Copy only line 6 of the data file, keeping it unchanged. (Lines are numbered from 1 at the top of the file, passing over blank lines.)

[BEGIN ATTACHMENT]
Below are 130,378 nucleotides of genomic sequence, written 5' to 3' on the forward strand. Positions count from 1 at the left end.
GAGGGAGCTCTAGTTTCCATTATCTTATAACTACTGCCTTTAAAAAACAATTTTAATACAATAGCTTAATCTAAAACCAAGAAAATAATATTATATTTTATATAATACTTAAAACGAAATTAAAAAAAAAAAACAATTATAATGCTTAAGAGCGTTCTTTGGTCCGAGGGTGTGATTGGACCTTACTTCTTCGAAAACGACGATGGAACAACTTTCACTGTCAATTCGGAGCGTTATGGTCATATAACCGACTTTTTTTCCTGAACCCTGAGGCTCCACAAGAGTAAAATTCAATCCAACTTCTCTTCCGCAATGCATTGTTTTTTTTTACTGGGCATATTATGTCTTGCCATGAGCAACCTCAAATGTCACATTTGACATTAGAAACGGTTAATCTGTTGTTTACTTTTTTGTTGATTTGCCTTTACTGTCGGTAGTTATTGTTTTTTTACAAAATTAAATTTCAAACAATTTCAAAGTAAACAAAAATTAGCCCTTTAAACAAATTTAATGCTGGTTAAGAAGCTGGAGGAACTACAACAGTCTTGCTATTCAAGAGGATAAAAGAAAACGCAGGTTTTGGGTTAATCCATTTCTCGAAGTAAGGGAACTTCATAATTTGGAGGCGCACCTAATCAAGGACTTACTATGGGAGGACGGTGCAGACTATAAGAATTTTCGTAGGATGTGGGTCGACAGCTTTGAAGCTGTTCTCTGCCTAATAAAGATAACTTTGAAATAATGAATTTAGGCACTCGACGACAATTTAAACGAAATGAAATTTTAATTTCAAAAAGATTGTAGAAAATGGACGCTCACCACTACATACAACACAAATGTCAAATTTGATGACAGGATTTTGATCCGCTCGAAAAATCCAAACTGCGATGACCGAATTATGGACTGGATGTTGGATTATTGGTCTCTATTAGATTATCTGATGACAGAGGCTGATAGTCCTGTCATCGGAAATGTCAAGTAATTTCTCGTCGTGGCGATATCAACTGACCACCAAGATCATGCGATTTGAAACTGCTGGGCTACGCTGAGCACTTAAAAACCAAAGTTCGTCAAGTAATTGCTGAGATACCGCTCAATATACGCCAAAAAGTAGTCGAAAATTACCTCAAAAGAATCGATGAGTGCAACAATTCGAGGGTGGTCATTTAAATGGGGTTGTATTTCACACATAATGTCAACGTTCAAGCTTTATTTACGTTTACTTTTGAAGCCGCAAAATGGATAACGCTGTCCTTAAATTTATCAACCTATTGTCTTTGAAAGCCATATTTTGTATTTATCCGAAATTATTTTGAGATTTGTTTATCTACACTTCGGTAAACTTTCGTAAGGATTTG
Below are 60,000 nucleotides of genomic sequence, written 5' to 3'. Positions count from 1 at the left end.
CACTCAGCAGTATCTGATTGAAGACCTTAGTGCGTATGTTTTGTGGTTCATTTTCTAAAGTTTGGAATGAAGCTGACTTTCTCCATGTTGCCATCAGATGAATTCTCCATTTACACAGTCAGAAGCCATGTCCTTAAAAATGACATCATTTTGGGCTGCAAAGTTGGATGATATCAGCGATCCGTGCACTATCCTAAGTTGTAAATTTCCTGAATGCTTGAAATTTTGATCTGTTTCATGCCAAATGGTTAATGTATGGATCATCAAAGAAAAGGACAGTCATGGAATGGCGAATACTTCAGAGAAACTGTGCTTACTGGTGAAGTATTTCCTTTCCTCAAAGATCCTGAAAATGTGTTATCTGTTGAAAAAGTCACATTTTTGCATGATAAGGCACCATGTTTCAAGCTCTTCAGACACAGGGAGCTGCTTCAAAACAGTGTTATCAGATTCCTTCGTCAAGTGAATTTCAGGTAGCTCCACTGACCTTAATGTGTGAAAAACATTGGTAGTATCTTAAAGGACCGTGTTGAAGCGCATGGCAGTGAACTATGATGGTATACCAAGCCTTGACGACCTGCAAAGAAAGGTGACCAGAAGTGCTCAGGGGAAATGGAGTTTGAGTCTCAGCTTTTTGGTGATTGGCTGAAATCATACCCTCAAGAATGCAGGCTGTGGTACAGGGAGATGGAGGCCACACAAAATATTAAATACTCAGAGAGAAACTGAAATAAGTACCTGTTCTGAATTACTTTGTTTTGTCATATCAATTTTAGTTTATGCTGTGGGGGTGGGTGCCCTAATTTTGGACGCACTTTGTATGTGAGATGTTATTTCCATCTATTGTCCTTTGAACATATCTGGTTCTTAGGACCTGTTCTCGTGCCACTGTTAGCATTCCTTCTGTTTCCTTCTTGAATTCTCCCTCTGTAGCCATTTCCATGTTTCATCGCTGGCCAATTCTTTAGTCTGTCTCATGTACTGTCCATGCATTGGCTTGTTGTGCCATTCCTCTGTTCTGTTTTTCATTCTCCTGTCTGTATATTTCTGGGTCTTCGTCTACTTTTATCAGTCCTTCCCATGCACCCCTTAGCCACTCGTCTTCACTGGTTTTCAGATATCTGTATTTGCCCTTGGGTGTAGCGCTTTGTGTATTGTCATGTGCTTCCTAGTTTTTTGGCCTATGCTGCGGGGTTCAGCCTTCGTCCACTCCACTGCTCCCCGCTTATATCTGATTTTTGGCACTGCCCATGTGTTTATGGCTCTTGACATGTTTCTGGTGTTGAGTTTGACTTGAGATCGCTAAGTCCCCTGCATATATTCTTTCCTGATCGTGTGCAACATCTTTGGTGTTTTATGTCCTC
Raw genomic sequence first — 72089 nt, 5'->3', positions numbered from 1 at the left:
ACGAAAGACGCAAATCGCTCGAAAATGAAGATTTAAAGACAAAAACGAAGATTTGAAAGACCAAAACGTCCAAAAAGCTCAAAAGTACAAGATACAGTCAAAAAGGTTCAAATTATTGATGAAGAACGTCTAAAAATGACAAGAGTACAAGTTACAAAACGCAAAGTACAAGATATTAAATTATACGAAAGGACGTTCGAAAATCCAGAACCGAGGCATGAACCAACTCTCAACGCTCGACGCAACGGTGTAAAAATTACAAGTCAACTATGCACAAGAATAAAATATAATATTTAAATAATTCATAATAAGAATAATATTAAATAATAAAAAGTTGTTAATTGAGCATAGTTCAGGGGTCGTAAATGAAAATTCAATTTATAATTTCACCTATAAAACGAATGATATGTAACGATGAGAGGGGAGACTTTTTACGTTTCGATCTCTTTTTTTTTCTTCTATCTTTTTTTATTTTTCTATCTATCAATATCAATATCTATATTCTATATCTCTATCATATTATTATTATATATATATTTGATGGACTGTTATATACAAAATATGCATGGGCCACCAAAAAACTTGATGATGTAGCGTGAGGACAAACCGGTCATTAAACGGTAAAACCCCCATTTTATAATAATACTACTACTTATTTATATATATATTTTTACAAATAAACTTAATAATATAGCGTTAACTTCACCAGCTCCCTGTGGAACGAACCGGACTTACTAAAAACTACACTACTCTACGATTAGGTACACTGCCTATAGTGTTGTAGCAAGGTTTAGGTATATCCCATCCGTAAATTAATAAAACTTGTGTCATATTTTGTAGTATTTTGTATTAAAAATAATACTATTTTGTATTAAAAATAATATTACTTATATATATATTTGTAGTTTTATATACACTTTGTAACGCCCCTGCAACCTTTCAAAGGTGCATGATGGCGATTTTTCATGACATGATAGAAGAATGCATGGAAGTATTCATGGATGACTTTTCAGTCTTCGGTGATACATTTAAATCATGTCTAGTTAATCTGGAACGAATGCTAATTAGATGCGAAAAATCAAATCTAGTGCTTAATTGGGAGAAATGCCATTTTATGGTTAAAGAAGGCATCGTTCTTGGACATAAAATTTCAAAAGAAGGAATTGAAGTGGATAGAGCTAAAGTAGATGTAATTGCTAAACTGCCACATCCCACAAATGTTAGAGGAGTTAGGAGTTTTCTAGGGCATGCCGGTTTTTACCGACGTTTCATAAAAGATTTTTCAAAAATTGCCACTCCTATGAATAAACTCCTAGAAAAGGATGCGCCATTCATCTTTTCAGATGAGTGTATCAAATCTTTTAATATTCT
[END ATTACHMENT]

ACGAAAGACGCAAATCGCTCGAAAATGAAGATTTAAAGACAAAAACGAAGATTTGAAAGACCAAAACGTCCAAAAAGCTCAAAAGTACAAGATACAGTCAAAAAGGTTCAAATTATTGATGAAGAACGTCTAAAAATGACAAGAGTACAAGTTACAAAACGCAAAGTACAAGATATTAAATTATACGAAAGGACGTTCGAAAATCCAGAACCGAGGCATGAACCAACTCTCAACGCTCGACGCAACGGTGTAAAAATTACAAGTCAACTATGCACAAGAATAAAATATAATATTTAAATAATTCATAATAAGAATAATATTAAATAATAAAAAGTTGTTAATTGAGCATAGTTCAGGGGTCGTAAATGAAAATTCAATTTATAATTTCACCTATAAAACGAATGATATGTAACGATGAGAGGGGAGACTTTTTACGTTTCGATCTCTTTTTTTTTCTTCTATCTTTTTTTATTTTTCTATCTATCAATATCAATATCTATATTCTATATCTCTATCATATTATTATTATATATATATTTGATGGACTGTTATATACAAAATATGCATGGGCCACCAAAAAACTTGATGATGTAGCGTGAGGACAAACCGGTCATTAAACGGTAAAACCCCCATTTTATAATAATACTACTACTTATTTATATATATATTTTTACAAATAAACTTAATAATATAGCGTTAACTTCACCAGCTCCCTGTGGAACGAACCGGACTTACTAAAAACTACACTACTCTACGATTAGGTACACTGCCTATAGTGTTGTAGCAAGGTTTAGGTATATCCCATCCGTAAATTAATAAAACTTGTGTCATATTTTGTAGTATTTTGTATTAAAAATAATACTATTTTGTATTAAAAATAATATTACTTATATATATATTTGTAGTTTTATATACACTTTGTAACGCCCCTGCAACCTTTCAAAGGTGCATGATGGCGATTTTTCATGACATGATAGAAGAATGCATGGAAGTATTCATGGATGACTTTTCAGTCTTCGGTGATACATTTAAATCATGTCTAGTTAATCTGGAACGAATGCTAATTAGATGCGAAAAATCAAATCTAGTGCTTAATTGGGAGAAATGCCATTTTATGGTTAAAGAAGGCATCGTTCTTGGACATAAAATTTCAAAAGAAGGAATTGAAGTGGATAGAGCTAAAGTAGATGTAATTGCTAAACTGCCACATCCCACAAATGTTAGAGGAGTTAGGAGTTTTCTAGGGCATGCCGGTTTTTACCGACGTTTCATAAAAGATTTTTCAAAAATTGCCACTCCTATGAATAAACTCCTAGAAAAGGATGCGCCATTCATCTTTTCAGATGAGTGTATCAAATCTTTTAATATTCT